Shoppers at one national retailer got a glimpse this weekend of our society’s reliance on cyber activity: For a few hours on Saturday, an IT maintenance issue crippled Target cashiers’ ability to take credit or debit cards at its stores across the nation.

Big retailers are likely assessing their own vulnerabilities and exploring proactive strategies to prevent a similar hiccup in their own operations. For the rest of us, however, the brief outage should spur deeper thought.

If society has become reliant on the internet and cyber data, what does that mean to people who, for whatever reasons, are not plugged in?

One area resident shares her perspective in a front-page story today. Sherry Dunn doesn’t have a computer or online access. She says more and more businesses and services have moved to the internet to interact with customers and constituents, and those without access feel left behind.

According to the Pew Research Center, 90 percent of American adults use the internet today. Of the 10 percent of adults who don’t, a third say they have no interest in it, some say they’re too old or technology averse. Others say they cannot afford it.

Ms. Dunn is not alone. School systems have, in recent years, adopted technological strategies in instruction, including pilot programs to equip students with laptops or digital tablets to streamline classroom instruction and homework. However, some students do not have internet access at home, or lack Wi-Fi capabilities, and are unable to use the technology.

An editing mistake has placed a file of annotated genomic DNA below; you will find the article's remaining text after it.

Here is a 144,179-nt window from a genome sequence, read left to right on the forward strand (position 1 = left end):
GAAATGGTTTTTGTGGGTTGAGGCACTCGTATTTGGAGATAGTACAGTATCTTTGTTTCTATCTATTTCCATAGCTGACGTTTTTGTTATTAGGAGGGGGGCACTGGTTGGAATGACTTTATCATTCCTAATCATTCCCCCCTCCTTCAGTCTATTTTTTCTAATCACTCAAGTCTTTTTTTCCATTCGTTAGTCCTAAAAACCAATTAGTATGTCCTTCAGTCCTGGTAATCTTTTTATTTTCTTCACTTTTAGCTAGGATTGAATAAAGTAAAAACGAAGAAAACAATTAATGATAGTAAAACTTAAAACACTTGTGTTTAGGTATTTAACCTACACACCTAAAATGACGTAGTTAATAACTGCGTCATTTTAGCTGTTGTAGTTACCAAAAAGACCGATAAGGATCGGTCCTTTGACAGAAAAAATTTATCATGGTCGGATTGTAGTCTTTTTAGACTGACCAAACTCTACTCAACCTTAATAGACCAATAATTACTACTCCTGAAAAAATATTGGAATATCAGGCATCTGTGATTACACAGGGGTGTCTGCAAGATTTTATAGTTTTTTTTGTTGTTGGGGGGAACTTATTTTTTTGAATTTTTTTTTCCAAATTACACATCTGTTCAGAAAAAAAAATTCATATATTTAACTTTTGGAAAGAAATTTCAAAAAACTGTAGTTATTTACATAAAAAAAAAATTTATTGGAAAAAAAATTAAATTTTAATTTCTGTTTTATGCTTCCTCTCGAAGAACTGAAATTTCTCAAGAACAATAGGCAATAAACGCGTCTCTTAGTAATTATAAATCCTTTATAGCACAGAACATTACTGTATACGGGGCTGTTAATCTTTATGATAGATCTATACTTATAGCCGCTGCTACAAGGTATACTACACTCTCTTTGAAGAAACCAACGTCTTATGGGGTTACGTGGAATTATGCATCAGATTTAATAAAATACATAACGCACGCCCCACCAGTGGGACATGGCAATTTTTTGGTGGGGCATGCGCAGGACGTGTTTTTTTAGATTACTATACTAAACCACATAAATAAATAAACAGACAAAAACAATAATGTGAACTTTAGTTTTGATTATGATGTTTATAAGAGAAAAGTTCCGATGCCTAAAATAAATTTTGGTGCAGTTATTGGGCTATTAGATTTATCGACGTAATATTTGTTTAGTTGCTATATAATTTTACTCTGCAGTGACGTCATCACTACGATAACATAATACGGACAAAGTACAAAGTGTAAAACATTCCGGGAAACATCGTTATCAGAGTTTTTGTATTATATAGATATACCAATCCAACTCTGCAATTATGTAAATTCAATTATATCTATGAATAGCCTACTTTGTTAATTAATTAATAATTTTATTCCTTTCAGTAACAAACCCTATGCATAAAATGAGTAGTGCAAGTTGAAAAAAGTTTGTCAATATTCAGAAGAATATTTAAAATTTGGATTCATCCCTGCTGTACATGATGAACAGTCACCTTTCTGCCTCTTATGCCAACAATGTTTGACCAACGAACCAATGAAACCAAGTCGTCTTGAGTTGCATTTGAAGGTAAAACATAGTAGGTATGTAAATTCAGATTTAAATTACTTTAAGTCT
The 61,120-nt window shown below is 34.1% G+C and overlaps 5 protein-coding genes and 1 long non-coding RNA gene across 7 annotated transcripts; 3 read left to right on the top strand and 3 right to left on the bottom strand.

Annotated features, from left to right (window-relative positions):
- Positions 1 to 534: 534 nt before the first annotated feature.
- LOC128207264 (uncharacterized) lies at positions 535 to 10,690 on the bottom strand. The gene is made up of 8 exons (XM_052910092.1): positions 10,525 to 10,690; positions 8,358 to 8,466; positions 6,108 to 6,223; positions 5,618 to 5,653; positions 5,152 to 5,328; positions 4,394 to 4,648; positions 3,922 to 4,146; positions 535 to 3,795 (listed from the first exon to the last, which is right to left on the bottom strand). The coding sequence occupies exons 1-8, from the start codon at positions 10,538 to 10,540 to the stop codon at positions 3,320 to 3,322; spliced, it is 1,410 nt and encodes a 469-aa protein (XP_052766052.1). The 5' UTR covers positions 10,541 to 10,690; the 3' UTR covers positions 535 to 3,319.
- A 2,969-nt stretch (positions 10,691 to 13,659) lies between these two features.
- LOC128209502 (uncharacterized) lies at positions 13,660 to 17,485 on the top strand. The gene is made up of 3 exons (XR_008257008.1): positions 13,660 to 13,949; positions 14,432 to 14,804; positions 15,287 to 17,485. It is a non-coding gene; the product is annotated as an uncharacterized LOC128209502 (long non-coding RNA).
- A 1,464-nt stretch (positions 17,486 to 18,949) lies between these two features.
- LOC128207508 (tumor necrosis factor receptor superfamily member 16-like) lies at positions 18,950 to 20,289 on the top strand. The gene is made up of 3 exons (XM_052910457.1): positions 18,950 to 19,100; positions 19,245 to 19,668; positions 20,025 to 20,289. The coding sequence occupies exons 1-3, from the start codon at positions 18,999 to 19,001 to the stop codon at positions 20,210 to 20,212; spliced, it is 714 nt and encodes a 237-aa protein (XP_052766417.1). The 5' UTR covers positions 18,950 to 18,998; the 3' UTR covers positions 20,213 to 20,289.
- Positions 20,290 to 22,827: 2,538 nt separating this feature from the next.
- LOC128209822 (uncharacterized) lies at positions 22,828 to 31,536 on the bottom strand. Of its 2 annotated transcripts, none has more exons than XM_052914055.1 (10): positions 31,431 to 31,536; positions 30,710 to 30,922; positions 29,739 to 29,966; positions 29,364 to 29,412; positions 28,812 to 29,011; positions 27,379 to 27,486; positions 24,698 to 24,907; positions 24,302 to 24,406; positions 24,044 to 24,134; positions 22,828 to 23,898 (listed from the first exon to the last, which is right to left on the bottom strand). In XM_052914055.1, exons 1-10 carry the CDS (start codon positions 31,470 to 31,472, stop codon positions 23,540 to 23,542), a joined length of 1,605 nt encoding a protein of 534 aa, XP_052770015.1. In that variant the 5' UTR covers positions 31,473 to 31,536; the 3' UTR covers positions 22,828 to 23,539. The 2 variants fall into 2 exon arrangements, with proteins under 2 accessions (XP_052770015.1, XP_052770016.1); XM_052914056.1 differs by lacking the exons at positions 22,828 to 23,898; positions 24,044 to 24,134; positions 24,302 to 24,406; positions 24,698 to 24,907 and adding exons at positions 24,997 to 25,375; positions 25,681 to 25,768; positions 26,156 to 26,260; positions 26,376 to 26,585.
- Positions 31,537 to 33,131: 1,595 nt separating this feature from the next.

Many large employers rely on computer-based processes for prospective employees to apply for work. Without a computer or internet access, it’s difficult to fill out a job application.

Rural areas remain challenged with regard to infrastructure that would deliver internet service outside of urban areas.

Complete reliance on internet-based technology may well be the wave of the future. Meanwhile, providers should explore discounted basic service for low income families, as some already have, accommodation should be considered for the shrinking number of non-internet users, and initiatives to spread service availability to every populated area should continue.

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